UK Landlords must team up with the Home Office!
Starting from 1 February 2016, all UK landlords will have to check if their tenants have a right to rent in the UK as part of the larger scheme of tightening immigration policies. If anyone without a right to rent is found renting a place for residential purpose, the landlord will be penalised for an amount up to £3,000.
Who have the right to rent and who don’t?
Basically, all British, EEA and Swiss nations have the right to rent, as well as other nationals who have been granted indefinite leave to remain in the UK. For people who have a leave to remain for only a limited duration, they have a limited right to rent. Anyone who needs leave to enter the UK but was never granted one will have no right to rent, unless allowed by the Secretary of State.
When does the liability arise and how to avoid?
Landlords, including tenants who wish to sub-let their premises, have to make sure that the tenant and all adult-occupiers have a right to rent at all material time during the tenancy duration. Therefore, there are two scenarios which give rise to a liability:
- A tenancy entered into, and at the time of entry, that grants a right to occupy the premise to a tenant, or anyone named or unnamed in the tenancy that has no right to rent.
- A tenant, or anyone named or unnamed in the tenancy, who only has a limited right to rent, remains in the premise after his/her leave has expired.
In order to avoid such liability from arising, landlords have to check the identity documents, such as passports or residence permits from the tenant and all potential adult-occupiers. Landlords have to check the validity of their document in the presence of the tenants and occupiers, then make a photocopy or e-copy of those documents, and lastly record the date when the check is conducted.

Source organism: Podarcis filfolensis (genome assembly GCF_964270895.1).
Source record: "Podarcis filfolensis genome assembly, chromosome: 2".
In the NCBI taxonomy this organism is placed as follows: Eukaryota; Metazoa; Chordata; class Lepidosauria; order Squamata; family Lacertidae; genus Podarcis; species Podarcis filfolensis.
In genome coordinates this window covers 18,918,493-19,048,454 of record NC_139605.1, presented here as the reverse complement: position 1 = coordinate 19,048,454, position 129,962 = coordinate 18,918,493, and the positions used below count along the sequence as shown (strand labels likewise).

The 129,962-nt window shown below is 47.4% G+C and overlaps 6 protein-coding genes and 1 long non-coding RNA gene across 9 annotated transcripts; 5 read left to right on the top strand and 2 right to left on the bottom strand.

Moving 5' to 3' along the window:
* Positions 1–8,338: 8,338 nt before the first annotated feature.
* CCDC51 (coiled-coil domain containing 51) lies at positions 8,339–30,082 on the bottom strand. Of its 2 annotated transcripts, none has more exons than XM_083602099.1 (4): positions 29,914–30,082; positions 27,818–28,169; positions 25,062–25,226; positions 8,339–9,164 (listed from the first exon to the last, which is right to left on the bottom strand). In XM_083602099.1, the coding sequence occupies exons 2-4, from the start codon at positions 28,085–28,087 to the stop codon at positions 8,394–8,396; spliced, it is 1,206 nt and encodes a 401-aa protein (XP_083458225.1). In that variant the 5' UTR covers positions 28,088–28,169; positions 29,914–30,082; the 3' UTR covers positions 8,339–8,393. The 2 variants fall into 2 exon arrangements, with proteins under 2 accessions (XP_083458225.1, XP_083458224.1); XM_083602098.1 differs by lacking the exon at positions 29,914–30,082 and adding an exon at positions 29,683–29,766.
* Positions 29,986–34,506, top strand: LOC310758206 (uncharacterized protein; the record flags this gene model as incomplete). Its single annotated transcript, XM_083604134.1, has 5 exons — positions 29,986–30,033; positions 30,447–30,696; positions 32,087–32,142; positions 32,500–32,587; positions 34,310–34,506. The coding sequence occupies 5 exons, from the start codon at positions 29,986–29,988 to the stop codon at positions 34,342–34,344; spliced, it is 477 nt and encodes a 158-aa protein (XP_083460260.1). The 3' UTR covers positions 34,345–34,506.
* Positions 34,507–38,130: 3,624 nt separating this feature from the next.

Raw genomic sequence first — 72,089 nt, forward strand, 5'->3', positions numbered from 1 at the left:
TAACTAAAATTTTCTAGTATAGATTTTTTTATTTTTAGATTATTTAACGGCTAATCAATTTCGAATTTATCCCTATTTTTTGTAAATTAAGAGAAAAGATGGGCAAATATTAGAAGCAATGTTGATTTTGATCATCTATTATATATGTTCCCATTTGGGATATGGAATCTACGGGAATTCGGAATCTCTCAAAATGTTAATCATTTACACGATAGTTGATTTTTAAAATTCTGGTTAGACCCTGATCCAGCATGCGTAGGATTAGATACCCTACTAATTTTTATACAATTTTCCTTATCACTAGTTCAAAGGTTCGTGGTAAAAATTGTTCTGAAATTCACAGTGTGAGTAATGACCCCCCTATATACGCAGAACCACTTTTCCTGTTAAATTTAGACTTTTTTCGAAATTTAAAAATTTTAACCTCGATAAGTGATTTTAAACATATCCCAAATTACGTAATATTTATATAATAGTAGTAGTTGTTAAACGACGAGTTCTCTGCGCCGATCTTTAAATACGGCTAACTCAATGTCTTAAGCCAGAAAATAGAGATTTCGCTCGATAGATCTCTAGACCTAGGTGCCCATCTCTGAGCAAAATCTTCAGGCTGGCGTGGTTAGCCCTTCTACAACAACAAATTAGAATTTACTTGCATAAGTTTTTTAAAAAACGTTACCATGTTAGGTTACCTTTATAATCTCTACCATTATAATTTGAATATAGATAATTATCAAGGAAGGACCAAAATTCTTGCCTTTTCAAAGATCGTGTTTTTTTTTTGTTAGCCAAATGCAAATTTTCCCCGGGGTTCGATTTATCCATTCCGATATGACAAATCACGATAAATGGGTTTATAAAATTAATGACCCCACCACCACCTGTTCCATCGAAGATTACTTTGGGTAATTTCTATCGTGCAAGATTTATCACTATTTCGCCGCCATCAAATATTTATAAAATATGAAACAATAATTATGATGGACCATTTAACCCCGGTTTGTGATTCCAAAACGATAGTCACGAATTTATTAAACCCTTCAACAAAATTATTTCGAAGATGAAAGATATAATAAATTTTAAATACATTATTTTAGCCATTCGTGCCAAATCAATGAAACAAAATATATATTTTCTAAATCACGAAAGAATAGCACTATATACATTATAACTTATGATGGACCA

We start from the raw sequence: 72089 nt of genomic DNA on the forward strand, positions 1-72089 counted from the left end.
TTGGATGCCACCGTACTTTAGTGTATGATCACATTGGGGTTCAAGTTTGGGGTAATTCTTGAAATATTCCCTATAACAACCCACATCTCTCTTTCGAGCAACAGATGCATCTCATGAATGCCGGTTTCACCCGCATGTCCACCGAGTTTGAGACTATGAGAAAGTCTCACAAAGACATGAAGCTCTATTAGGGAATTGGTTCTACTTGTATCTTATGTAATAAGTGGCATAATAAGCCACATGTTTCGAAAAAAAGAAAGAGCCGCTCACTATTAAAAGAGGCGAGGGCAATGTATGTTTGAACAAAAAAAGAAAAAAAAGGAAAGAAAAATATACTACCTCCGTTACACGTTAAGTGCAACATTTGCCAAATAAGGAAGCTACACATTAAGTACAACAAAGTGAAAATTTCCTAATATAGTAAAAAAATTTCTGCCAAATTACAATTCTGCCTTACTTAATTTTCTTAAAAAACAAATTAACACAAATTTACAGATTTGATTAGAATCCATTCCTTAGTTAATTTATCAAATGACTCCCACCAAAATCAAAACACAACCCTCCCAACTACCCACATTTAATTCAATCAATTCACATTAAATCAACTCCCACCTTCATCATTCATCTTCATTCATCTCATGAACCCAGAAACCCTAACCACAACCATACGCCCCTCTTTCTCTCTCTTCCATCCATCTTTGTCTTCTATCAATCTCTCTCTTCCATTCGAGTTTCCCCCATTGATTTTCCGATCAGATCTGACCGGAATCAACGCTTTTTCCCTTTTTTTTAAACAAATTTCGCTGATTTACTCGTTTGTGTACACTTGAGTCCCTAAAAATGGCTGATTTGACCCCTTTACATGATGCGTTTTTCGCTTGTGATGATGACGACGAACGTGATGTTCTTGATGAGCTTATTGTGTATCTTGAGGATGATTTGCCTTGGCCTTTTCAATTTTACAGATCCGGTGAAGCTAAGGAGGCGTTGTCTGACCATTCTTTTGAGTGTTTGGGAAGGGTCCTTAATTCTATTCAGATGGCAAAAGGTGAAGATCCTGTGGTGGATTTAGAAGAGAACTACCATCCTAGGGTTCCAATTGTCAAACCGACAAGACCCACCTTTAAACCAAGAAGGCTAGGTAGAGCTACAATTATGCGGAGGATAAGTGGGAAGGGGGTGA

If the tenant or the occupier has a right to rent, there is no need for the landlord to perform the check again during the tenancy. However, if the person only has a limited right to rent, landlords should check their document again 12 months after the beginning of the tenancy or 28 days before the expiry of the document, whichever sooner.
In order to escape from the liability, landlords must show that they have exercised reasonable care when checking the document, or that an agent should be responsible for the mistake instead.
Being consistent with the tightening immigration policies, this new requirement for landlords is an attempt to get citizens working with the Home Office to alleviate the problem of illegal immigration. Apart from adding a seemingly trivial duty to the landlords, the requirement may stir up some other problems.
First, the risk of ethnic discrimination may increase as a result. In order to keep their burden to the minimum, landlords may prefer having British, EEA and Swiss nationals as their tenants instead of people from other countries, such as Asians or Africans, so that they will never have to conduct any check again. This may create unequal treatment based on the ground of ethnicity, and thus constitutes an offence under the Equality Act 2010.
Besides, the price of the rental market may go up a bit in general. Since most of the landlords pay for property agents to complete all the procedures for them, this additional burden may become a reason for property agents to increase their commission. This seems particularly probable when landlords are provided with the statutory excuse of displacing their liability to agents with full authorisation. Property agents will have to conduct extra work to check also the right of rent of every adult-occupier of the premise, in addition to the tenant. Therefore, increase in commission seems more likely than not.
If you have any questions in relation to the new policy and its potential impacts, or require assistance in carrying these checks please feel free to contact a member of our UK immigration team on 020 3318 5794 or via email at email@example.com.